Spotlight: Carol Kane in Office Killer
Office Killer seemed like the type of film that should have been heralded as a cult classic the moment it was released back in 1997. It certainly has all the ingredients. There’s a starry cast featuring the likes of Molly Ringwald and Jeanne Tripplehorn, the film’s director was artist Cindy Sherman making her directorial debut, and the story appeared to be a biting satire about office politics under the clever guise of a slasher film (which were thriving at the time due to the success of films such as Scream).
Unfortunately, while Office Killer might have many quality ingredients, it wasn’t baked quite long enough to satisfy most audiences at the time and people either didn’t care for it or didn’t even bother giving it a chance. Was it too many cooks in the kitchen? Studio interference by the notoriously pesky producers over at Dimension Films? The barely-there theatrical release that left most people encountering it for the first time on the new release wall at their local video store? No one knows for sure since everyone involved in the production seems to have taken an oath of silence after making it as if they were all involved in some sort of I Know What You Did Last Summer-style cover-up.
While the satire and slasher elements sometimes butt heads, Office Killer does offer more than enough intriguing elements to please both horror and dark comedy fans alike. The one element of the film that holds up throughout the tonal whiplash is Carol Kane who plays the film’s protagonist and main villain, Dorine Douglas. Only Kane is able to impress from scene to scene as the film carousels through slasher film, corporate satire, and melodrama.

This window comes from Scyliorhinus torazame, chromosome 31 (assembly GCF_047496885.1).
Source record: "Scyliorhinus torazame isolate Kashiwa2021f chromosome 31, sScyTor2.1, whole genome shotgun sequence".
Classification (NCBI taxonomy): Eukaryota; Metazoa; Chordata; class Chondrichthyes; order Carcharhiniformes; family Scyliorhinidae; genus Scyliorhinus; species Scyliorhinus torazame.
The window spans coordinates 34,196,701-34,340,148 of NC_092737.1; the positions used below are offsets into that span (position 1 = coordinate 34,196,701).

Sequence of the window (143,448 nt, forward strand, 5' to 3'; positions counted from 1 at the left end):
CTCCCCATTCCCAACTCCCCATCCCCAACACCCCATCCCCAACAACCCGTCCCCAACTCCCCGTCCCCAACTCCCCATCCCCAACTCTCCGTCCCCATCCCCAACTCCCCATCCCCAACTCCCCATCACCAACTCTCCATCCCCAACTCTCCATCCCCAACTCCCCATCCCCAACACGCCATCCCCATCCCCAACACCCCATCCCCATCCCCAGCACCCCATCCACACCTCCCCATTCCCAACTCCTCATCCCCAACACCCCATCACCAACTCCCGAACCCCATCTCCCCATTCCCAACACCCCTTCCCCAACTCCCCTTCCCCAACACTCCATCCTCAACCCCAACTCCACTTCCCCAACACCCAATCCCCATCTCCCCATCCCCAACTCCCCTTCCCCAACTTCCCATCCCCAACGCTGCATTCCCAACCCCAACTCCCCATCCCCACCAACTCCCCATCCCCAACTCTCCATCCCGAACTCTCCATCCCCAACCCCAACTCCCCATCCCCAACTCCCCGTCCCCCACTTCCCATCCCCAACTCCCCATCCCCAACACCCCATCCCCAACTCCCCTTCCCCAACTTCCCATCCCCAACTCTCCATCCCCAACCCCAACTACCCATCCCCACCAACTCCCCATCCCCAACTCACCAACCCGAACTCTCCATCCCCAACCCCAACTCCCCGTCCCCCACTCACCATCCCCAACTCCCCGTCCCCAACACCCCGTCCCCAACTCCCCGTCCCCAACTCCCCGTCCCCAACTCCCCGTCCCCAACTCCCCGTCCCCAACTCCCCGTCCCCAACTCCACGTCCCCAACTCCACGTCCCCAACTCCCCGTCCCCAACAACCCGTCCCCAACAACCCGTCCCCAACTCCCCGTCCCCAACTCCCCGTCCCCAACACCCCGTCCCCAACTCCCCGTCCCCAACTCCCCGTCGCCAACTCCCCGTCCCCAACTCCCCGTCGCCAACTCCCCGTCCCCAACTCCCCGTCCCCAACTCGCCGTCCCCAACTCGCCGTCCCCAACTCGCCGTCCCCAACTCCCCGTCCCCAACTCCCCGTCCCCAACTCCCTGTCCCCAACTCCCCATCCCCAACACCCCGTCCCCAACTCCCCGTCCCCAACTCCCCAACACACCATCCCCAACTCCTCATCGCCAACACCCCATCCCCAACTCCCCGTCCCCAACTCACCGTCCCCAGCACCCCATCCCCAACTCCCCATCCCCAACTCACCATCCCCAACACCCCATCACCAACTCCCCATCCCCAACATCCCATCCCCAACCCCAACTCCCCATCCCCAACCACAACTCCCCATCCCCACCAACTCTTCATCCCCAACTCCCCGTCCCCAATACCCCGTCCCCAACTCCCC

Kane’s Dorine is, at first, a sort of pathetic Carrie White-esque character you either want to shake some sense into, hug, or both. She’s a pushover who follows orders and seems to shrink with every passing minute she’s forced to interact with another human being. She’s also in desperate need of a makeover with her penciled-in eyebrows, frumpy sweaters, and bizarre hairdos (truly, what this film is missing most is a makeover montage). She’s the person who’s been working at the company the longest and the one people go to when they have a proofreading issue. She’s incredibly competent at what she does and this job appears to be all she has in her life besides a domineering wheelchair-bound mother back home who she has a strained but dependent relationship with.
It’s no surprise that Dorine loses it a bit when she discovers she’s become a victim of corporate downsizing and will now have to work from home. To Dorine, being stuck at home all day with her mother hurling insults at her is truly a fate worse than death.
When she accidentally electrocutes an annoying co-worker while working late at the office, she decides not to call the police. Instead, she transports his body back to her basement and keeps him there as a new friend. Before long, she’s knocking off anyone else who annoys her or threatens to spill her secrets and she begins creating a gruesome array of corpses in her basement.